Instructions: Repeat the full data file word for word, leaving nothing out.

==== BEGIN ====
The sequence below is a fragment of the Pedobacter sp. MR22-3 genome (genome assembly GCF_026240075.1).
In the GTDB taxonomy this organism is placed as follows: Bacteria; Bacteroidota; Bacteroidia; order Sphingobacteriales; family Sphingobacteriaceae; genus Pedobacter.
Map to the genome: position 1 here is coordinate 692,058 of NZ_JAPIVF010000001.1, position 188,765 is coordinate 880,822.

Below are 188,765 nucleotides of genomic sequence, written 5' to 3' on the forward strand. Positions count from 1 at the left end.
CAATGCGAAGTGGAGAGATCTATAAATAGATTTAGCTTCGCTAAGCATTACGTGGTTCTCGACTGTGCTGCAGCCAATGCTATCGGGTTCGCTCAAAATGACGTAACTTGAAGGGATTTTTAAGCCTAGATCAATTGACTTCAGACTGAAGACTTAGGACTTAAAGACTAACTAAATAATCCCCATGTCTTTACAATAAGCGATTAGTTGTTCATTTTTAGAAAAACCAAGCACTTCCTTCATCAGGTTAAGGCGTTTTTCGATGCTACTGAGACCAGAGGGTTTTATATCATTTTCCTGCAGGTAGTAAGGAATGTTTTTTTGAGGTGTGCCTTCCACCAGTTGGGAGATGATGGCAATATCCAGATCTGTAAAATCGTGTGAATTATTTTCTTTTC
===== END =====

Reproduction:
The sequence below is a fragment of the Pedobacter sp. MR22-3 genome (genome assembly GCF_026240075.1).
In the GTDB taxonomy this organism is placed as follows: Bacteria; Bacteroidota; Bacteroidia; order Sphingobacteriales; family Sphingobacteriaceae; genus Pedobacter.
Map to the genome: position 1 here is coordinate 692,058 of NZ_JAPIVF010000001.1, position 188,765 is coordinate 880,822.

Below are 188,765 nucleotides of genomic sequence, written 5' to 3' on the forward strand. Positions count from 1 at the left end.
CAATGCGAAGTGGAGAGATCTATAAATAGATTTAGCTTCGCTAAGCATTACGTGGTTCTCGACTGTGCTGCAGCCAATGCTATCGGGTTCGCTCAAAATGACGTAACTTGAAGGGATTTTTAAGCCTAGATCAATTGACTTCAGACTGAAGACTTAGGACTTAAAGACTAACTAAATAATCCCCATGTCTTTACAATAAGCGATTAGTTGTTCATTTTTAGAAAAACCAAGCACTTCCTTCATCAGGTTAAGGCGTTTTTCGATGCTACTGAGACCAGAGGGTTTTATATCATTTTCCTGCAGGTAGTAAGGAATGTTTTTTTGAGGTGTGCCTTCCACCAGTTGGGAGATGATGGCAATATCCAGATCTGTAAAATCGTGTGAATTATTTTCTTTTC